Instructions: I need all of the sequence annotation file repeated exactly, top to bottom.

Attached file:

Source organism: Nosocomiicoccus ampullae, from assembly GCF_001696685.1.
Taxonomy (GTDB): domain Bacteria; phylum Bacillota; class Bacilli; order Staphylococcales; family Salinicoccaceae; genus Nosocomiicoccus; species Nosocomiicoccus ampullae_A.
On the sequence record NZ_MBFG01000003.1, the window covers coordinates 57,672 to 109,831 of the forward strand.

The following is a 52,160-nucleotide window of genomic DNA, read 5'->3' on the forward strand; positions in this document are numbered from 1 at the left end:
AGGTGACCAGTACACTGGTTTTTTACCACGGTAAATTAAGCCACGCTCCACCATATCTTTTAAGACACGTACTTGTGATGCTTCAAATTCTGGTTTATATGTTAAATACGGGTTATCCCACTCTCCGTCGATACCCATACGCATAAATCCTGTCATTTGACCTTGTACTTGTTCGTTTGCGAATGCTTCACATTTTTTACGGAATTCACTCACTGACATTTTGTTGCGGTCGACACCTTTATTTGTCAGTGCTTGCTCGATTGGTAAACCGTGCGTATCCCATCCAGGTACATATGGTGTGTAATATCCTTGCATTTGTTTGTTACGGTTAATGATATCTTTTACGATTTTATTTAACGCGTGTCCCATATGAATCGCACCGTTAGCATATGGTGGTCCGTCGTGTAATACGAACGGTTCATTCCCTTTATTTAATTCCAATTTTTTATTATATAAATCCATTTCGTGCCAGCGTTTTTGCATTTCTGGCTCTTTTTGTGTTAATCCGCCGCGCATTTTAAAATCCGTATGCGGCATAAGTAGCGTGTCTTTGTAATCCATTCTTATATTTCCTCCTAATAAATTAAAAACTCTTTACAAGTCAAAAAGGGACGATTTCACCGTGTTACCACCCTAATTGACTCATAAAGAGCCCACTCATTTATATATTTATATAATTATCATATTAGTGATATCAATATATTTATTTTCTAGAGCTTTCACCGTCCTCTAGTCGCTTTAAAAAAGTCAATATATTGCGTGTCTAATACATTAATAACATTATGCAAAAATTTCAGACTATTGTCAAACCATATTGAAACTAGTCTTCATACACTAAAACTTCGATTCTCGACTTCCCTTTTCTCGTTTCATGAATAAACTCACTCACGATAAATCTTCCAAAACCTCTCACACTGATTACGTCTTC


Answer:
Source organism: Nosocomiicoccus ampullae, from assembly GCF_001696685.1.
Taxonomy (GTDB): domain Bacteria; phylum Bacillota; class Bacilli; order Staphylococcales; family Salinicoccaceae; genus Nosocomiicoccus; species Nosocomiicoccus ampullae_A.
On the sequence record NZ_MBFG01000003.1, the window covers coordinates 57,672 to 109,831 of the forward strand.

The following is a 52,160-nucleotide window of genomic DNA, read 5'->3' on the forward strand; positions in this document are numbered from 1 at the left end:
AGGTGACCAGTACACTGGTTTTTTACCACGGTAAATTAAGCCACGCTCCACCATATCTTTTAAGACACGTACTTGTGATGCTTCAAATTCTGGTTTATATGTTAAATACGGGTTATCCCACTCTCCGTCGATACCCATACGCATAAATCCTGTCATTTGACCTTGTACTTGTTCGTTTGCGAATGCTTCACATTTTTTACGGAATTCACTCACTGACATTTTGTTGCGGTCGACACCTTTATTTGTCAGTGCTTGCTCGATTGGTAAACCGTGCGTATCCCATCCAGGTACATATGGTGTGTAATATCCTTGCATTTGTTTGTTACGGTTAATGATATCTTTTACGATTTTATTTAACGCGTGTCCCATATGAATCGCACCGTTAGCATATGGTGGTCCGTCGTGTAATACGAACGGTTCATTCCCTTTATTTAATTCCAATTTTTTATTATATAAATCCATTTCGTGCCAGCGTTTTTGCATTTCTGGCTCTTTTTGTGTTAATCCGCCGCGCATTTTAAAATCCGTATGCGGCATAAGTAGCGTGTCTTTGTAATCCATTCTTATATTTCCTCCTAATAAATTAAAAACTCTTTACAAGTCAAAAAGGGACGATTTCACCGTGTTACCACCCTAATTGACTCATAAAGAGCCCACTCATTTATATATTTATATAATTATCATATTAGTGATATCAATATATTTATTTTCTAGAGCTTTCACCGTCCTCTAGTCGCTTTAAAAAAGTCAATATATTGCGTGTCTAATACATTAATAACATTATGCAAAAATTTCAGACTATTGTCAAACCATATTGAAACTAGTCTTCATACACTAAAACTTCGATTCTCGACTTCCCTTTTCTCGTTTCATGAATAAACTCACTCACGATAAATCTTCCAAAACCTCTCACACTGATTACGTCTTC